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A series of reports from the Utah Legislature’s in-house auditor casts some light on the state of Utah’s early handling of the COVID-19 pandemic, when the amount of testing for the coronavirus was affected by unclear messaging and uneven distribution.
One of the auditors said Tuesday that his office has seen improvements since the reports were published in April.
In one report, issued April 10, auditors looked at how the state’s rate of 5% for positive COVID-19 tests varied wildly among the state’s 13 local health districts — from 1 percent in southeast Utah to 26 percent in Summit County, one of the virus’ early hot spots in Utah.
The report also found a gap in how many people were getting tested in each district. Summit County, according to the report, was getting 7 times the testing done, per capita, as San Juan County or the Central Utah Health District were.
Tim Bereece, a senior audit supervisor and data methodologist in the Legislative Auditor’s Office, said the Utah Department of Health began answering such disparities soon after that report was issued. For example, he said, within a week UDOH sent a mobile testing unit to San Juan County, prompting a surge in testing there.
The per capita rate of testing in San Juan County now stands at 2,060.4 people tested for every 10,000 residents, UDOH spokesman Tom Hudachko said Tuesday. That’s above the current rate for Summit County, which is at 1,622.4 people tested for every 10,000 residents.
The Central Utah Health District still has the lowest per capita rate of testing among the 13 districts, at 243.8 out of 10,000.
The same report noted that health districts had varying methods for reporting testing data, while UDOH reported some metrics by district and others only on a statewide basis. The report praised Davis County’s health department for the detailed information on several measurements provided on its website.
Since that report, Bereece said, UDOH has revamped its website, coronavirus.utah.gov, to break down more data on a district-by-district level. Also, he said, more districts have updated their websites in the last month to provide more data.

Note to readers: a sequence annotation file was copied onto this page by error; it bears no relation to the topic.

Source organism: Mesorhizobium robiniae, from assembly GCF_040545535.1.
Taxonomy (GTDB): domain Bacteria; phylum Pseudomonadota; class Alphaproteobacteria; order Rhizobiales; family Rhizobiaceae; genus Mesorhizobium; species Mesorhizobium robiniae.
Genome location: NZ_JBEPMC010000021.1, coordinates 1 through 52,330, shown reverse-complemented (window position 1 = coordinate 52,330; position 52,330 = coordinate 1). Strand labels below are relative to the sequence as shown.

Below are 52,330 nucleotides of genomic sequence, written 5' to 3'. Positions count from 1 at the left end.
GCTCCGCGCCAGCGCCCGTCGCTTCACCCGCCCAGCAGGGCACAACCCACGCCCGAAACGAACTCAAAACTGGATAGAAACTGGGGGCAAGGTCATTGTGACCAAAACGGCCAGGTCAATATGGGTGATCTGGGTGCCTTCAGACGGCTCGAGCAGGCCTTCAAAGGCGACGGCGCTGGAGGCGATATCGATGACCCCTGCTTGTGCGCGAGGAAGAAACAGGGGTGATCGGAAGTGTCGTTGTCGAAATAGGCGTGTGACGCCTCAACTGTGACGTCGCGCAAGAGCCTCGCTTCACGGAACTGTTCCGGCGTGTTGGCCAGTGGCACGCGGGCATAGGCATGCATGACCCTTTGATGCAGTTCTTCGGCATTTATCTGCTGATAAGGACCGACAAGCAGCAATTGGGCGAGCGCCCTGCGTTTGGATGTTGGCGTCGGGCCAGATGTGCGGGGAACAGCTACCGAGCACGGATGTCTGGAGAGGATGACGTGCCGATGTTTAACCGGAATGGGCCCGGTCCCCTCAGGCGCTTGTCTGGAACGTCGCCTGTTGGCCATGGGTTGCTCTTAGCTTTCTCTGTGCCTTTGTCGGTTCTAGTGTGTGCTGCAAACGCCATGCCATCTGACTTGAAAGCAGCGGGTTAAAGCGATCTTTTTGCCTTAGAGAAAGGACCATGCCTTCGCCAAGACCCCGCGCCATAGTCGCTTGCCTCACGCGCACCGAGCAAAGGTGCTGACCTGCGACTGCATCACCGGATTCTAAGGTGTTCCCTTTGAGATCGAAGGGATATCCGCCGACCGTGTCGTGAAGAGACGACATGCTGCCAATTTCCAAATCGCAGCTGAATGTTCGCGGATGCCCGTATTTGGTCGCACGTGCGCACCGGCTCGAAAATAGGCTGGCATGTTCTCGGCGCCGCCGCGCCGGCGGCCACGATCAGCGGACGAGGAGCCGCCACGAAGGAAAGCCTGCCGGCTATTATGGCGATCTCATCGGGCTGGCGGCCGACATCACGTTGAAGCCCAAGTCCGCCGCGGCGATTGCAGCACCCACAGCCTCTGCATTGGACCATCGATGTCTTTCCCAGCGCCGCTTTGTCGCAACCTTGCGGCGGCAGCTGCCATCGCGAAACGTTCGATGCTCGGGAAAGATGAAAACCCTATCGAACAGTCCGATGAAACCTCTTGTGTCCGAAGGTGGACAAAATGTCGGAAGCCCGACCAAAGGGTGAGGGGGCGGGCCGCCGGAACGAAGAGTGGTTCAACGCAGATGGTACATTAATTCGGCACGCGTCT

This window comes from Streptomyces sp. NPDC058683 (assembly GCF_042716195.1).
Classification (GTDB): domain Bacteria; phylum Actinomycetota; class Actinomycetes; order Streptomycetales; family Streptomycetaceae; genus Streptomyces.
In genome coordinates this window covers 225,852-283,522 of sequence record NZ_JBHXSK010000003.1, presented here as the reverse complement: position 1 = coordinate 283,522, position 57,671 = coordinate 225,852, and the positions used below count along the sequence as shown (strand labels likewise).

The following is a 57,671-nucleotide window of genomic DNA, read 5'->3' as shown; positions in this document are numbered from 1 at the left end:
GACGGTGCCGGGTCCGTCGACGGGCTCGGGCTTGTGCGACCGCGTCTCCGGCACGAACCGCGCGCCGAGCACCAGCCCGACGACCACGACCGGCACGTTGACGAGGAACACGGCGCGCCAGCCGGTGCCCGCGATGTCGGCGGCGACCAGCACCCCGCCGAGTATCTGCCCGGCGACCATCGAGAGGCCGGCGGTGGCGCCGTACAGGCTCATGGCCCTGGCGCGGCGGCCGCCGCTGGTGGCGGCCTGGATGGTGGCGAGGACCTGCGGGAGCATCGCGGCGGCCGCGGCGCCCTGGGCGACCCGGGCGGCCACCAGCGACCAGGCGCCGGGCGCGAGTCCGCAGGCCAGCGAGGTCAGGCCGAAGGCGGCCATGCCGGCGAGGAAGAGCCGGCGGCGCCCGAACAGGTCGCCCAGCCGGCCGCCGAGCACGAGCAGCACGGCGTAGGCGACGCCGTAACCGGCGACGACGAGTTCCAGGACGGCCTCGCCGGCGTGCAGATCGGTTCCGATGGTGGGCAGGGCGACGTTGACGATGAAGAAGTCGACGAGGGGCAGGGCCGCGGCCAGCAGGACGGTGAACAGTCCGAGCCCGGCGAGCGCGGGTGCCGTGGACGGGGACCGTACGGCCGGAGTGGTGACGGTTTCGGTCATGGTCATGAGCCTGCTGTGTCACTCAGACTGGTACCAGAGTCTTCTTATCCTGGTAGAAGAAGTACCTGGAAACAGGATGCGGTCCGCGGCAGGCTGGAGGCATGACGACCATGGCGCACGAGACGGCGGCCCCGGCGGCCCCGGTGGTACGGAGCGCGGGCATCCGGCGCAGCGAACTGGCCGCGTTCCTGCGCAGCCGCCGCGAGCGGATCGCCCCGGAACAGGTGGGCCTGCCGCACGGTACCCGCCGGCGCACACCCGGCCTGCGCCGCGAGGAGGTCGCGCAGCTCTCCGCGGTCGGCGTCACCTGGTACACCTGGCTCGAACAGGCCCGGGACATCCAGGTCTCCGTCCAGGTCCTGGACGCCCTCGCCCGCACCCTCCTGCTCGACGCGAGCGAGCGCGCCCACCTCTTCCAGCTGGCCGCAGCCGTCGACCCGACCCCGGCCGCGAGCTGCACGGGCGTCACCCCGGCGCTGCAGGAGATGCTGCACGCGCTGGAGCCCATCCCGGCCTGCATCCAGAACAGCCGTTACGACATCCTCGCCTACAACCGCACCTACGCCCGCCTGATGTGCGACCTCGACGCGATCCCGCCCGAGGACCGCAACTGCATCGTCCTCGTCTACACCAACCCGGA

The second report, released April 16, came just days after UDOH had announced a change in criteria for getting a coronavirus test. Under the old rules, people were urged to get tested if they had a fever, a cough and shortness of breath — and were in one of the groups considered to be at high risk for the virus. On April 14, as shortages of testing kits eased, the state changed its messaging to say anyone with one symptom should get a test.
The report “observed inconsistencies with this message in some local health districts,” but added that it was too soon to judge the results. “It will be interesting to see what testing counts are reported” for the next week, the report said.
Apparently, the messaging worked. From March 3 to April 13, the six weeks before the change in messaging, UDOH said the state processed 52,718 tests. In the four weeks since, from April 14 through Tuesday, the state recorded 113,666 tests.
(Those numbers don’t reconcile with UDOH’s tally of people tested — 153,485, as of Tuesday — because two tests were run per person in the pandemic’s early days, and because some people have been tested more than once, Hudachko said.)
The third report, released April 30, is an update of the clinical trials for potential COVID-19 treatments being run by hospitals in Utah. It noted that Intermountain Healthcare and University of Utah Health had begun trials on the anti-malarial drug hydroxychloroquine, as well as immunosuppressants for critical cases, and early runs at remdesivir and convalescent plasma. In all cases, not enough data was available for auditors to assess the value of the treatments.
Bereece said the reports served their purpose: to call attention to areas where agencies might need to act. Since the reports were released in April, he said, “Several steps have been taken to address the issues raised, which is always a good thing.”